The waist belt has the perfect contour to avoid interface issues with armor. Having just read this, understand that if you wear a warbelt, you might have some issues in that department depending on the thickness of the belt and what you have attached to it. It's always a game of compromises; get it to work with armor and your 2nd line and you'll have drama with the 1st line, and vice-versa. This situation helps make some of the case for a minimized gunbelt if you can expect to run all three (pack, armor, and 1st line belt) frequently).

CONS -

The PALS sewn in along the bottom of the could be stitched more towards the outside edge, so large items that are lashed down do not interfere with the wearer's legs.

Although the pack can't be blamed for the laws of physics that afflict the majority of comparable packs over armor, the shoulder straps dug in to my armpits when I put a full load of about 50 lbs. in it and wore it over an Eagle plate carrier with front and back SAPIs. A Mystery Ranch strap-cinch solved the problem and the pack rode very comfortably. There were no comfort issues when worn without armor.

I've run the prototype and production versions of the Double D across 134 miles (yes, that's not a typo) of ruck marching, to include 20 miles while wearing a 1st Gen issued Eagle plate carrier with front and back ESAPIs. Some of it was during my workup to the Bataan Death March and the event itself. I've carried a variety of loadouts, from bags of rice, dumbbells wrapped in sleeping bags, and a complete 72-hr gear list (minus six stripped MREs). Weights averaged between 40 and 50 lbs, and Meni Keinan (head of military design) told me that it's designed to hold up to 55lbs. All straps and stitches have held up fine, despite the deliberate beating I put on the packs during T&E.

This is a very good pack with capacity for carrying a 72-hr tactical load across a broad climate range, including mission-essential equipment such as small arms ammunition, demolitions (e.g. M18 Claymore) C2 or leader tools, or biometric equipment. It appears to have the basic organization, capacity, and stability to carry a sniper's ancillary equipment and sustainment load. It would also serve a suitable role for certain hunters, outdoor enthusiasts, and folks with a need for preparedness resources that are staged and ready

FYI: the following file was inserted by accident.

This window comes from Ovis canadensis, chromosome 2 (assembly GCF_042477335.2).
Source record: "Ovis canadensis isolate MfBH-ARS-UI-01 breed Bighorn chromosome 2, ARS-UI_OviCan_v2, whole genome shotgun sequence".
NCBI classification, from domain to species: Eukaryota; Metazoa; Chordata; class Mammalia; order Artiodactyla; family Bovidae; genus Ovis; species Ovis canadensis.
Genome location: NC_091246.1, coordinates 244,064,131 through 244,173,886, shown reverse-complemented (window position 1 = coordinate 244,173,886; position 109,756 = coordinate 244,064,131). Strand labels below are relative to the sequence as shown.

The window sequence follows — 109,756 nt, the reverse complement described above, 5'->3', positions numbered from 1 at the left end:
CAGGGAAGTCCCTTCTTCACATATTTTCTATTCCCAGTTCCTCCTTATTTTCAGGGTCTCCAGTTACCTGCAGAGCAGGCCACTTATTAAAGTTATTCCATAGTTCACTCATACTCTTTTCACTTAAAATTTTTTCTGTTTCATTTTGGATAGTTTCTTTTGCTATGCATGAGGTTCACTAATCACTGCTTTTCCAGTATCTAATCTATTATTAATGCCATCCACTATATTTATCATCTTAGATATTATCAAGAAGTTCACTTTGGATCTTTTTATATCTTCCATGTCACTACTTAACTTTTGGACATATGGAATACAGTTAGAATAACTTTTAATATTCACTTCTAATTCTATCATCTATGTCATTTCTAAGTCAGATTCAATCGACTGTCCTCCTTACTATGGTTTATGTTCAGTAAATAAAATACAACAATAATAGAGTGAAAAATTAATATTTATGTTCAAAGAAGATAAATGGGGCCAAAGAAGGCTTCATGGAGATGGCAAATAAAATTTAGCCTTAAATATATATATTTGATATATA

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By davv | 03/2/2013
Keeps leaking even when not using...
same issue on 2 different products

The Helix Valve is a lot better.
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Reply by SOURCE
Be aware, the Storm valve is a push/pull valve, unlike the Helix bite-valve which has an integral shut-off.

In order to use the Storm valve properly make sure you lock the valve (push it closed), and twist it to a half turn when not drinking. Please contact us for further assistance: info@SourceOutdoor.com
By JT | 03/1/2013
Though one of the product photos suggests otherwise, this acccessory doesn't work that well with the cloth-covered hydration tubes. The cloth coverings add diameter to the tube making it a bit too thick for the clip-on piece. You *can* get it onto the tube, but it pinches it significantly and doesn't appear to fit right. I suppose this piece was originally designed for the bare, civilian style tubes. Rather than return it however (which wouldn't have been cost effective), I took a dremel tool and opened up the diameter of the tube clip piece. Now it fits great without crimping the tube. As for the strap clip, there's really nothing wrong with it; it'll work with the 3/4" or 1" straps. I mounted mine towards the bottom of my left shoulder strap, and now there is no slack in the last section of drinking tube. After you're done drinking, you just sort of toss the tube back to its side and the magnet is strong enough to grab it for you - it's awesome. If I didn't have to modify the part, I would easily have given this 5 stars. Though considering the great concept, and low price, I can't give it less than 4. After a bit of modification, this is a fantastic accessory.
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Great solution, to replace your shitty canteen.
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Great pack!
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By Guest | 02/18/2013
What if your bladder is older and does not have QMT?
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Reply by SOURCE
Please contact us for assistance with older models: info@SourceOutdoor.com
By Guest | 02/2/2013
When will this be available?
I wanted to order sandals along with tactical pack earlier, but seems like system is not integrated with civil version so I have to wait for this.
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Reply by SOURCE
You can add commercial products to your Tactical order. Please contact us for details: info@SourceOutdoor.com
By Gesix | 01/28/2013
Лучший гидратор! вода месяц может пролежать (при стравливании воздуха) и ничего не станет!!!
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By Guest | 11/26/2012